Fictitious Afflictions

The other day I sat down with a friend who’s a healthcare professional, and picked her brain about various medical conditions I might inflict on a character. I knew how the event needed to play out in my plot. Certain types of symptoms were preferable to others, and it needed to take a specific amount of time for them to develope. The ensuing crisis should require a specific level of intervention. There were certain types of medical procedures I wanted to come into play. And I needed to leave my character in limbo for a specific amount of time.

As my friend ticked through different possibilities, I thought about how well each scenario would meet my fictional needs.

“There could be abdominal pain,” she said.

“Good.” I wrote it down.

“Nausea or vomiting.”


“Spotty vision.”


Anyone listening in from a nearby table would have found the whole thing pretty strange. I know I did.

“This is exactly what I was looking for!” I told my friend when we had gotten it figured out. All sorts of pieces were coming together. The story I had been hoping for seemed real and possible. I was so happy and grateful.

“I’m glad this is going to happen to a fictional character, and not one of my real patients,” my friend said with a smile.

I readily agreed. But her comment got me thinking.

At this point in the project, I have a pretty good grip on the logistics of my plot. I know how the medical scenario I’ve been imagining will affect my main character. And I’m beginning to understand how the imaginary crisis will play into my book’s broader themes. But beyond the basic facts my friend helped me figure out, I haven’t considered the situation from the point of view of my poor, afflicted character. I don’t even feel especially bad for her.

Why? For starters, she isn’t really real to me yet. More importantly – at this point, I don’t even especially like her.

This isn’t some random reaction. Most of the characters in this story aren’t really real to me yet. I have barely started writing it. But I like the other characters just fine. I even have a soft spot for the one I know has acted really badly. And I know that another character, whom my main character can’t stand, is actually a perfectly decent human being, even though I understand completely what my main character has against her. And I really, really love my main character, even though she has all sorts of bad qualities.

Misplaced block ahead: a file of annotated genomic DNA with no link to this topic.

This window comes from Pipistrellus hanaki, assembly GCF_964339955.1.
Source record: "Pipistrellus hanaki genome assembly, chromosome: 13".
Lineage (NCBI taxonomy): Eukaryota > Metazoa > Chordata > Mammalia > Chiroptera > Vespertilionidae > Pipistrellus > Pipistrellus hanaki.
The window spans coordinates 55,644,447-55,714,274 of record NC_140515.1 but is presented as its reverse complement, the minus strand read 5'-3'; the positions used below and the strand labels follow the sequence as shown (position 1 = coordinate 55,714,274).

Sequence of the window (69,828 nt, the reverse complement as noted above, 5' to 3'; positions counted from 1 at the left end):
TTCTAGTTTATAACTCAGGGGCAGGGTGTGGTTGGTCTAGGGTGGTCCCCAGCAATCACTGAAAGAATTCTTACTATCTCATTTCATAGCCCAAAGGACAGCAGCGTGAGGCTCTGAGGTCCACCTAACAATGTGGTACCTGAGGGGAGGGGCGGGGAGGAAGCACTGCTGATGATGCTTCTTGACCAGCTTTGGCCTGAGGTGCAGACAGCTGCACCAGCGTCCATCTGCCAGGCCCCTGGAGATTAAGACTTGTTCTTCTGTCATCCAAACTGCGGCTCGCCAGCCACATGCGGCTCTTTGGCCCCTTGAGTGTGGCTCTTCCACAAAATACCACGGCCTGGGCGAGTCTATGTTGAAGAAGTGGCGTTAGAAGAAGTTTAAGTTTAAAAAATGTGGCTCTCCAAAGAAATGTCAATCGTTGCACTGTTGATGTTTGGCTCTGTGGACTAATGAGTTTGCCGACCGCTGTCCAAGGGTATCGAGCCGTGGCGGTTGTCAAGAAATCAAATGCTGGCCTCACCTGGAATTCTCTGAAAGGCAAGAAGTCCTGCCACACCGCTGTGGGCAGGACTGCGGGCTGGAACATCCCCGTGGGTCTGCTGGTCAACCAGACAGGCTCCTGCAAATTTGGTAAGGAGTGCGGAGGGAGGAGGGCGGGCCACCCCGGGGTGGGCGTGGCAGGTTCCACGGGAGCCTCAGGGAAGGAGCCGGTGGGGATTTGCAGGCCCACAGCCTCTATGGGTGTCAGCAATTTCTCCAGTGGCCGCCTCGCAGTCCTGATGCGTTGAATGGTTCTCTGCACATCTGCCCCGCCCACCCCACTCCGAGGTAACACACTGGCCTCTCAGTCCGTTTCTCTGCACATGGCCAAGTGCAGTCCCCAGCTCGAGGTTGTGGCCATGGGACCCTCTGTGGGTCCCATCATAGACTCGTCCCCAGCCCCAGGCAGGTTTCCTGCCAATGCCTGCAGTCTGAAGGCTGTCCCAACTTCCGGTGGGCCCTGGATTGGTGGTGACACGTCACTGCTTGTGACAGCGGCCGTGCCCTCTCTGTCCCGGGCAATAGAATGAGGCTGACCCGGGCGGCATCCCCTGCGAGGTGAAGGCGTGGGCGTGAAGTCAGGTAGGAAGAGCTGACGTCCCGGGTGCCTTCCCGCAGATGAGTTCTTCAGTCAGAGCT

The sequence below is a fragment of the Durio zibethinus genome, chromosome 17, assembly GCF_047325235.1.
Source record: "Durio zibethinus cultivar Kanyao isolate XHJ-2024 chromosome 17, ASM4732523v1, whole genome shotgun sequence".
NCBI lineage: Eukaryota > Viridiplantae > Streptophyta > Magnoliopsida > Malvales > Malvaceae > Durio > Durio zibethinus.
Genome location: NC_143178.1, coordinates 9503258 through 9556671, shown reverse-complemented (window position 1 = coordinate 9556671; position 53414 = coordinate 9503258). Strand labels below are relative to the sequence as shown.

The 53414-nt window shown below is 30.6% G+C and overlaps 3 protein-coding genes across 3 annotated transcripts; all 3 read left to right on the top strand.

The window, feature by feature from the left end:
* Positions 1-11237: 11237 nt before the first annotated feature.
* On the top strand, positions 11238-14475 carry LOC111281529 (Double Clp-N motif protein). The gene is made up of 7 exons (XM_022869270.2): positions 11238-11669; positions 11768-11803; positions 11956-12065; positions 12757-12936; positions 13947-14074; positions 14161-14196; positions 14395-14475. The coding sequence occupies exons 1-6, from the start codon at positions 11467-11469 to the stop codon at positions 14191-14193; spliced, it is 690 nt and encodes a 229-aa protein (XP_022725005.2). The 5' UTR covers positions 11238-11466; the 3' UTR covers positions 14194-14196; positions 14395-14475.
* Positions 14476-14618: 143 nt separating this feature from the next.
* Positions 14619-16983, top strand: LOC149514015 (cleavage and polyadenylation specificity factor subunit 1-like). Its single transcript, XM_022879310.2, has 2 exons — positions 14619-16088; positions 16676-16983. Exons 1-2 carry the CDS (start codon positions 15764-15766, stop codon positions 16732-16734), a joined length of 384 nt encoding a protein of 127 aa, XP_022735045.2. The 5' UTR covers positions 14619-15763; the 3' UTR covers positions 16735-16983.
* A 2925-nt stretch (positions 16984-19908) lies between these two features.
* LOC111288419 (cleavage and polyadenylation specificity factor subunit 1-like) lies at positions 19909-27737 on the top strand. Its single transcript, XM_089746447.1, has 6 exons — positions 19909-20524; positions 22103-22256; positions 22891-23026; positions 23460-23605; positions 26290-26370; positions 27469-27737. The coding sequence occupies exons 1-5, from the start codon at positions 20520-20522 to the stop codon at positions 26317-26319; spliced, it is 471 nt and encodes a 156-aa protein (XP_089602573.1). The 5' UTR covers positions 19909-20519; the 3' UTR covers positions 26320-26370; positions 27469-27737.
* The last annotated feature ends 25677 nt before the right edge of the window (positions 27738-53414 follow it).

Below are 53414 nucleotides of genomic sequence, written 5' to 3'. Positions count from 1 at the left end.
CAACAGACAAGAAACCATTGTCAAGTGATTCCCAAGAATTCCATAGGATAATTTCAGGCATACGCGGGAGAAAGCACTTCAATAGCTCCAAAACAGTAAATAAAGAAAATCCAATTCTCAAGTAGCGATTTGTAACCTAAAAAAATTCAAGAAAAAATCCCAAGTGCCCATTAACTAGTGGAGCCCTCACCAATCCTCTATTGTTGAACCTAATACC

If I don’t love my characters, how can I write well about them? And if I don’t care about a character’s suffering, how can I expect readers to care? I’m pretty sure that once I really start writing about this one holdout character, the one I don’t like, she’ll start to flesh out for me. But first I need a point of entry. And I need to remove what’s standing in my way. So what is that? As I sat there with my friend, I figured it out.

The original kernel of this story occurred to me a while back, at a time when I was feeling hurt and angry. A certain someone needed to be punished, and I was going to do just that, through fiction. By now I have gotten (mostly) over being pissed off in real life. And the make-believe world of my story has grown and developed far beyond the real-life situation that spawned it. But my original associations with the character who set the whole thing off have persisted.

When I confessed this to my friend (who, besides working in healthcare, has also done some writing, herself), she very sensibly suggested that I pick someone I do like, and keep that person in mind as I write about the character in question.

So that’s my next task. I’ll be scouting around, holding a sort of secret casting call, considering real-world characters to graft onto the one I already have in mind. The result should be a richer, more complex character. One I can think — and write — about more sympathetically. One the reader can better identify with. Or at least better understand.

And who knows what might happen if I were to imagine the worst-case scenario I would inflict on my enemy afflicting my friend? Besides making better fiction, it might turn out to be just what the doctor ordered.

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One Response to “Fictitious Afflictions”

  1. Stanton Lacher Says:

    Afflictions and struggle add depth to characters. The bigger the obstacle, the more meaning to the response; be it fight, flight or withdrawal. Killing characters is tough, but tells a powerful story that has potential to reveal humanity at it’s best and worst and the spaces in between where most of us reside.

    The struggle to overcome death tells a lot about how a person has lived. A lot of my stories involve criminals and soldiers. Some characters must die to show the moral consequences of decisions they make and bring meaning to other characters. Death is never trivial.

    I have killed some real people in my fiction. Killing a self absorbed and inflated egotist that I work with was very satisfying. He met a bad end by an evil character of my imagination. Justice is blind and uncertain…

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